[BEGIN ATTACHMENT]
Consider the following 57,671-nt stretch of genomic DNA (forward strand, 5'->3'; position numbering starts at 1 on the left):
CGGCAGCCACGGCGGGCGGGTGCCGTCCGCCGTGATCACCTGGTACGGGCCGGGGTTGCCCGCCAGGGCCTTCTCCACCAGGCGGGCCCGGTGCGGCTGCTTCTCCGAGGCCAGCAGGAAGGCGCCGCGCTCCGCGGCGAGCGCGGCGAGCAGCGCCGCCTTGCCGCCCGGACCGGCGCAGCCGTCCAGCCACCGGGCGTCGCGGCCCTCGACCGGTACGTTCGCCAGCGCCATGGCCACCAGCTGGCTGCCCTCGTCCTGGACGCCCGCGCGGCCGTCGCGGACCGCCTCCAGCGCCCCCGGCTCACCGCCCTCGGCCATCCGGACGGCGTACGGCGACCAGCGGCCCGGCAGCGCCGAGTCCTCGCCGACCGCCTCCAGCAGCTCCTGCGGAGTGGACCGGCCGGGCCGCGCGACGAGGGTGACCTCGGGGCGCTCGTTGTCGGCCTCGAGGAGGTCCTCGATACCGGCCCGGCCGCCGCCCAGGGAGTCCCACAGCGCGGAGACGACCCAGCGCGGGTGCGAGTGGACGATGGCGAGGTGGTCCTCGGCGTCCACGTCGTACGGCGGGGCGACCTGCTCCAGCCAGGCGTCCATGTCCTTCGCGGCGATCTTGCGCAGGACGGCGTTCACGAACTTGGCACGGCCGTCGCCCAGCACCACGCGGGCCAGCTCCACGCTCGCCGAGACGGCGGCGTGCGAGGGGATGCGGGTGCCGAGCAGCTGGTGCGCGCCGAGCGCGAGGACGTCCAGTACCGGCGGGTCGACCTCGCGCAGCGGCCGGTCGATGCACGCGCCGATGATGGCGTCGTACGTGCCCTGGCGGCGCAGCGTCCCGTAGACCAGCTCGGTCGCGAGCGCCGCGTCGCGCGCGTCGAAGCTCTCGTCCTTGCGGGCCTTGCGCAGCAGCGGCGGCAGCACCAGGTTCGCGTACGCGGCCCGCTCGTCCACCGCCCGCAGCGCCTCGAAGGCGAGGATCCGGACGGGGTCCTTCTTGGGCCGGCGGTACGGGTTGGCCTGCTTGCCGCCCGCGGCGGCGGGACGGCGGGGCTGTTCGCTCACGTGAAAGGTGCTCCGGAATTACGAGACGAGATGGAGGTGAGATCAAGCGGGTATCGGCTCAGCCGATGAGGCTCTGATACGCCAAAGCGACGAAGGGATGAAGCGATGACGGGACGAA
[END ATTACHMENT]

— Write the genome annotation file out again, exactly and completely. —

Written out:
Consider the following 57,671-nt stretch of genomic DNA (forward strand, 5'->3'; position numbering starts at 1 on the left):
CGGCAGCCACGGCGGGCGGGTGCCGTCCGCCGTGATCACCTGGTACGGGCCGGGGTTGCCCGCCAGGGCCTTCTCCACCAGGCGGGCCCGGTGCGGCTGCTTCTCCGAGGCCAGCAGGAAGGCGCCGCGCTCCGCGGCGAGCGCGGCGAGCAGCGCCGCCTTGCCGCCCGGACCGGCGCAGCCGTCCAGCCACCGGGCGTCGCGGCCCTCGACCGGTACGTTCGCCAGCGCCATGGCCACCAGCTGGCTGCCCTCGTCCTGGACGCCCGCGCGGCCGTCGCGGACCGCCTCCAGCGCCCCCGGCTCACCGCCCTCGGCCATCCGGACGGCGTACGGCGACCAGCGGCCCGGCAGCGCCGAGTCCTCGCCGACCGCCTCCAGCAGCTCCTGCGGAGTGGACCGGCCGGGCCGCGCGACGAGGGTGACCTCGGGGCGCTCGTTGTCGGCCTCGAGGAGGTCCTCGATACCGGCCCGGCCGCCGCCCAGGGAGTCCCACAGCGCGGAGACGACCCAGCGCGGGTGCGAGTGGACGATGGCGAGGTGGTCCTCGGCGTCCACGTCGTACGGCGGGGCGACCTGCTCCAGCCAGGCGTCCATGTCCTTCGCGGCGATCTTGCGCAGGACGGCGTTCACGAACTTGGCACGGCCGTCGCCCAGCACCACGCGGGCCAGCTCCACGCTCGCCGAGACGGCGGCGTGCGAGGGGATGCGGGTGCCGAGCAGCTGGTGCGCGCCGAGCGCGAGGACGTCCAGTACCGGCGGGTCGACCTCGCGCAGCGGCCGGTCGATGCACGCGCCGATGATGGCGTCGTACGTGCCCTGGCGGCGCAGCGTCCCGTAGACCAGCTCGGTCGCGAGCGCCGCGTCGCGCGCGTCGAAGCTCTCGTCCTTGCGGGCCTTGCGCAGCAGCGGCGGCAGCACCAGGTTCGCGTACGCGGCCCGCTCGTCCACCGCCCGCAGCGCCTCGAAGGCGAGGATCCGGACGGGGTCCTTCTTGGGCCGGCGGTACGGGTTGGCCTGCTTGCCGCCCGCGGCGGCGGGACGGCGGGGCTGTTCGCTCACGTGAAAGGTGCTCCGGAATTACGAGACGAGATGGAGGTGAGATCAAGCGGGTATCGGCTCAGCCGATGAGGCTCTGATACGCCAAAGCGACGAAGGGATGAAGCGATGACGGGACGAA